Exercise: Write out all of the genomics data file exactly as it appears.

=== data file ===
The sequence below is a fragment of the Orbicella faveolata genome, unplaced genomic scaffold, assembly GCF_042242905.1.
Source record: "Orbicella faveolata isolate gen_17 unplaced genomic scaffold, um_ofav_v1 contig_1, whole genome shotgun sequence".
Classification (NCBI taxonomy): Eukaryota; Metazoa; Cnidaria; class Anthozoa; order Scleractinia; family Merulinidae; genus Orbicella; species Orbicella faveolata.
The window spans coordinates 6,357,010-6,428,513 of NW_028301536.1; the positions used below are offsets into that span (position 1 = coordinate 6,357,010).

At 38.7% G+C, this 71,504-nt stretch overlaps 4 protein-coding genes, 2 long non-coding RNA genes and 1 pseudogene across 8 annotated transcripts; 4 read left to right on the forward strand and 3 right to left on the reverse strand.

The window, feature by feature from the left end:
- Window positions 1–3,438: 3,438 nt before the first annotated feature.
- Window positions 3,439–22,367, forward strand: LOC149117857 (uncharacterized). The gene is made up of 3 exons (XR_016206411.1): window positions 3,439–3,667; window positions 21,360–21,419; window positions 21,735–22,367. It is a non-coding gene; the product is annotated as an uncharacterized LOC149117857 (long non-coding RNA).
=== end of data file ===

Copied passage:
The sequence below is a fragment of the Orbicella faveolata genome, unplaced genomic scaffold, assembly GCF_042242905.1.
Source record: "Orbicella faveolata isolate gen_17 unplaced genomic scaffold, um_ofav_v1 contig_1, whole genome shotgun sequence".
Classification (NCBI taxonomy): Eukaryota; Metazoa; Cnidaria; class Anthozoa; order Scleractinia; family Merulinidae; genus Orbicella; species Orbicella faveolata.
The window spans coordinates 6,357,010-6,428,513 of NW_028301536.1; the positions used below are offsets into that span (position 1 = coordinate 6,357,010).

At 38.7% G+C, this 71,504-nt stretch overlaps 4 protein-coding genes, 2 long non-coding RNA genes and 1 pseudogene across 8 annotated transcripts; 4 read left to right on the forward strand and 3 right to left on the reverse strand.

The window, feature by feature from the left end:
- Window positions 1–3,438: 3,438 nt before the first annotated feature.
- Window positions 3,439–22,367, forward strand: LOC149117857 (uncharacterized). The gene is made up of 3 exons (XR_016206411.1): window positions 3,439–3,667; window positions 21,360–21,419; window positions 21,735–22,367. It is a non-coding gene; the product is annotated as an uncharacterized LOC149117857 (long non-coding RNA).